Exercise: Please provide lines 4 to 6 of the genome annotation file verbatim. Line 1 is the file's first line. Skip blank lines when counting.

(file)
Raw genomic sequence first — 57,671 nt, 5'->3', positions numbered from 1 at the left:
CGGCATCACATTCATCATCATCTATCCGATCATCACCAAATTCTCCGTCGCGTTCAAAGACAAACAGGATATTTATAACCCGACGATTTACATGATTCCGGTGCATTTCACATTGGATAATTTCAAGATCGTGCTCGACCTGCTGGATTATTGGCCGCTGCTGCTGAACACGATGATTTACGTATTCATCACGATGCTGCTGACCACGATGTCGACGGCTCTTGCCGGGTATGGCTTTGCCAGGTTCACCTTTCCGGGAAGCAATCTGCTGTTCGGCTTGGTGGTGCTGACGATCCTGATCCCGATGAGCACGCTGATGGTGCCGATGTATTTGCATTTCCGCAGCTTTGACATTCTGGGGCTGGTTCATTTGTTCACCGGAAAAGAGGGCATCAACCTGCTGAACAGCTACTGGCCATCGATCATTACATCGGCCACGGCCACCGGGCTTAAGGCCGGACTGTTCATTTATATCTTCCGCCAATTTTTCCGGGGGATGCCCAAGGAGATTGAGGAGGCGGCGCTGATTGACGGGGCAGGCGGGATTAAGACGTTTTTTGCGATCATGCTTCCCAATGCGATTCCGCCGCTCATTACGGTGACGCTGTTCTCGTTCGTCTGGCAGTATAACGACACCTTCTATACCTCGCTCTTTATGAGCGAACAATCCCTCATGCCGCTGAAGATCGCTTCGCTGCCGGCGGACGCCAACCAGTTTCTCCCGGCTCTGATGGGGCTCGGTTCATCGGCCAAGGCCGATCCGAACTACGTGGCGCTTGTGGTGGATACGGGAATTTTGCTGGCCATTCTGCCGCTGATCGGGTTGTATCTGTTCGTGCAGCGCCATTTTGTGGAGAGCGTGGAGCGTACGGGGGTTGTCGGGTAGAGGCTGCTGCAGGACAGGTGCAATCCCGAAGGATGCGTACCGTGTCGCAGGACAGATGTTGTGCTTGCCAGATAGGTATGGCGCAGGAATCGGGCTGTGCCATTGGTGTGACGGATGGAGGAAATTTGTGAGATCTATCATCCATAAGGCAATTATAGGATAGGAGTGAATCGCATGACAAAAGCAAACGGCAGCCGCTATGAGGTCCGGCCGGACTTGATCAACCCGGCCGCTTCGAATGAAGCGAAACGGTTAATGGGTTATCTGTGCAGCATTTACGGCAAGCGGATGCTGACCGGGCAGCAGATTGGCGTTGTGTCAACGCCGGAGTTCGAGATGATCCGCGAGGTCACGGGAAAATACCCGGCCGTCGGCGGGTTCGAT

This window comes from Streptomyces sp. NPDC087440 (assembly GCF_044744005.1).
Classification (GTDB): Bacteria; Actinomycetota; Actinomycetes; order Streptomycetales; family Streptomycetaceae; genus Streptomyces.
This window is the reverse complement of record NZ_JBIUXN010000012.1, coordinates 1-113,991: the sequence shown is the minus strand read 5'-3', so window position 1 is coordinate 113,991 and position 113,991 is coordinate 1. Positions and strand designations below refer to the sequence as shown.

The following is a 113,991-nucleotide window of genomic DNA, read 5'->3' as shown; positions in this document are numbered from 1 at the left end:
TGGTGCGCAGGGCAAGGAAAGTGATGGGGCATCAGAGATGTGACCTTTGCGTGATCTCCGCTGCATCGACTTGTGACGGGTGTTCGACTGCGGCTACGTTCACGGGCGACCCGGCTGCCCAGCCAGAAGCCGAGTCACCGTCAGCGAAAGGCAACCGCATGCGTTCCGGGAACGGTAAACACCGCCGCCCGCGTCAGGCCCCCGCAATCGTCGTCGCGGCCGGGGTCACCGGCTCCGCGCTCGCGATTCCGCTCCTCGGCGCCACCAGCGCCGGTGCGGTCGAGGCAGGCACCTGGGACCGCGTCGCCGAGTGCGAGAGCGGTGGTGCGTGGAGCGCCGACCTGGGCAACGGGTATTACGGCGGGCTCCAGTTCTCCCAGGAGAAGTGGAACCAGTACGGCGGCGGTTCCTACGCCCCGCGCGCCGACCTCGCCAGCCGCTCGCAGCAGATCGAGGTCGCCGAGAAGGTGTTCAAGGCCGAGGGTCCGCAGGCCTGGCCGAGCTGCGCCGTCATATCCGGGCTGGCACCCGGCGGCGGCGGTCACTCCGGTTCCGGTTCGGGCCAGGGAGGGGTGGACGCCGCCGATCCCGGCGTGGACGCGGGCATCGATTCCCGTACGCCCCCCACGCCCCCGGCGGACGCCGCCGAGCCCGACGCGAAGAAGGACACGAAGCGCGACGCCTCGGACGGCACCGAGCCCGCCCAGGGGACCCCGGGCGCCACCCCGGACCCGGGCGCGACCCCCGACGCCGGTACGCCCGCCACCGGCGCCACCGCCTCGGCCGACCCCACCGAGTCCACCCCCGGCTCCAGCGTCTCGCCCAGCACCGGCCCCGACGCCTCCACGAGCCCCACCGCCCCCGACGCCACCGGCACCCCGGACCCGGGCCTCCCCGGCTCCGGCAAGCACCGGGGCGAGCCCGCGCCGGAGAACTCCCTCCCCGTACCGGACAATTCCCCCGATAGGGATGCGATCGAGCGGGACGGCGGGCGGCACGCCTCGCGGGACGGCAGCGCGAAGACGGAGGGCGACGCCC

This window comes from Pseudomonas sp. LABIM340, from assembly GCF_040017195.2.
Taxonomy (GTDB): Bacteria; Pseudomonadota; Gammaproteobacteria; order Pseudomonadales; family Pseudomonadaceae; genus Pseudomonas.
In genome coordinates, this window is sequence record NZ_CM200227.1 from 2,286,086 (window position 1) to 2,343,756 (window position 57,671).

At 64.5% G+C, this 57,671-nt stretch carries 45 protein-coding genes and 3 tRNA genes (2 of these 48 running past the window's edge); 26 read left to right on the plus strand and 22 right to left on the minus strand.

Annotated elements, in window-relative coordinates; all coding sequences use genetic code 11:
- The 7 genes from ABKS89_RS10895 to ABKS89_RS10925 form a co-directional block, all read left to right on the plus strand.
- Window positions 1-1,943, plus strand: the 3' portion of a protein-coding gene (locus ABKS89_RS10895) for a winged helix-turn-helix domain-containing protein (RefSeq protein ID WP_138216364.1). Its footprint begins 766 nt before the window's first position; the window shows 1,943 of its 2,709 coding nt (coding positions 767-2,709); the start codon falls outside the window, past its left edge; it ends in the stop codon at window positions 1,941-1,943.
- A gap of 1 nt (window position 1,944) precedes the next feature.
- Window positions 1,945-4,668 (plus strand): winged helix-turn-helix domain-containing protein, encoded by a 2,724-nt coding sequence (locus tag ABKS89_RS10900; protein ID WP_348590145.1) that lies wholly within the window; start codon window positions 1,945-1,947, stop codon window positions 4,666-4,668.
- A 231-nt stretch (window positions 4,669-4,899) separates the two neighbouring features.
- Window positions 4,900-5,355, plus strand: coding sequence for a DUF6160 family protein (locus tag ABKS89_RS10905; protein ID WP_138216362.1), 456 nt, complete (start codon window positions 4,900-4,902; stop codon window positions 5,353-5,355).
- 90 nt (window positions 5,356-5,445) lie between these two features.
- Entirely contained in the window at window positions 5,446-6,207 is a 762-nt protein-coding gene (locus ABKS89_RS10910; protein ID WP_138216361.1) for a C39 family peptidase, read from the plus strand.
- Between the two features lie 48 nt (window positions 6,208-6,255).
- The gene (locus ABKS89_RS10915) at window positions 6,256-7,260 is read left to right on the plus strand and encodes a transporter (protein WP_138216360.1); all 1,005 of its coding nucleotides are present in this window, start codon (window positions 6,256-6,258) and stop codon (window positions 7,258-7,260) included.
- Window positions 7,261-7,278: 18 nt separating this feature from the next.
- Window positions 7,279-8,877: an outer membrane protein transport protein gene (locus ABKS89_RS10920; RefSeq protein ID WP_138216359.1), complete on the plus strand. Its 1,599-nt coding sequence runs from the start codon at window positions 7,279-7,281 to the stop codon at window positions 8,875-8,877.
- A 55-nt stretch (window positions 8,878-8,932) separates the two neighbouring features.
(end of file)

Classification (GTDB): Bacteria; Actinomycetota; Actinomycetes; order Streptomycetales; family Streptomycetaceae; genus Streptomyces.
This window is the reverse complement of record NZ_JBIUXN010000012.1, coordinates 1-113,991: the sequence shown is the minus strand read 5'-3', so window position 1 is coordinate 113,991 and position 113,991 is coordinate 1. Positions and strand designations below refer to the sequence as shown.

The following is a 113,991-nucleotide window of genomic DNA, read 5'->3' as shown; positions in this document are numbered from 1 at the left end: